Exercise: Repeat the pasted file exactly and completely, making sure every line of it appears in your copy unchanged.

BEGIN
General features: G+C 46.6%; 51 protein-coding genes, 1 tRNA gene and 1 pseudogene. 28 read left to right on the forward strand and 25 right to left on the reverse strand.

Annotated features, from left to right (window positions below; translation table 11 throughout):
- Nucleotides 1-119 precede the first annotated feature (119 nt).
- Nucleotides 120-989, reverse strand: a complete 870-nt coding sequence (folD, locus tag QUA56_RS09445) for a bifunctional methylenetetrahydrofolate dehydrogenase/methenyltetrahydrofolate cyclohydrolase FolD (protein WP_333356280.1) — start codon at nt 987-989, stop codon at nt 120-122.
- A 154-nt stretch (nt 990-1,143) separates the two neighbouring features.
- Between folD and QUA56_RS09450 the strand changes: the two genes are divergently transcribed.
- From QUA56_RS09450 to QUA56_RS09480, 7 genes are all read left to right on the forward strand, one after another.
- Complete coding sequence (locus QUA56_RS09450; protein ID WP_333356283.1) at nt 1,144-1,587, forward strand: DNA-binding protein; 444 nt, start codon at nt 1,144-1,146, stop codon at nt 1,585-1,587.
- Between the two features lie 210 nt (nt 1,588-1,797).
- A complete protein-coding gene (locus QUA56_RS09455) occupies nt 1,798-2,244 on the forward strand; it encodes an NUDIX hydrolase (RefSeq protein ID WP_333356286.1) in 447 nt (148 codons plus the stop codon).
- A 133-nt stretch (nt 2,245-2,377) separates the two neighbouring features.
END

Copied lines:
General features: G+C 46.6%; 51 protein-coding genes, 1 tRNA gene and 1 pseudogene. 28 read left to right on the forward strand and 25 right to left on the reverse strand.

Annotated features, from left to right (window positions below; translation table 11 throughout):
- Nucleotides 1-119 precede the first annotated feature (119 nt).
- Nucleotides 120-989, reverse strand: a complete 870-nt coding sequence (folD, locus tag QUA56_RS09445) for a bifunctional methylenetetrahydrofolate dehydrogenase/methenyltetrahydrofolate cyclohydrolase FolD (protein WP_333356280.1) — start codon at nt 987-989, stop codon at nt 120-122.
- A 154-nt stretch (nt 990-1,143) separates the two neighbouring features.
- Between folD and QUA56_RS09450 the strand changes: the two genes are divergently transcribed.
- From QUA56_RS09450 to QUA56_RS09480, 7 genes are all read left to right on the forward strand, one after another.
- Complete coding sequence (locus QUA56_RS09450; protein ID WP_333356283.1) at nt 1,144-1,587, forward strand: DNA-binding protein; 444 nt, start codon at nt 1,144-1,146, stop codon at nt 1,585-1,587.
- Between the two features lie 210 nt (nt 1,588-1,797).
- A complete protein-coding gene (locus QUA56_RS09455) occupies nt 1,798-2,244 on the forward strand; it encodes an NUDIX hydrolase (RefSeq protein ID WP_333356286.1) in 447 nt (148 codons plus the stop codon).
- A 133-nt stretch (nt 2,245-2,377) separates the two neighbouring features.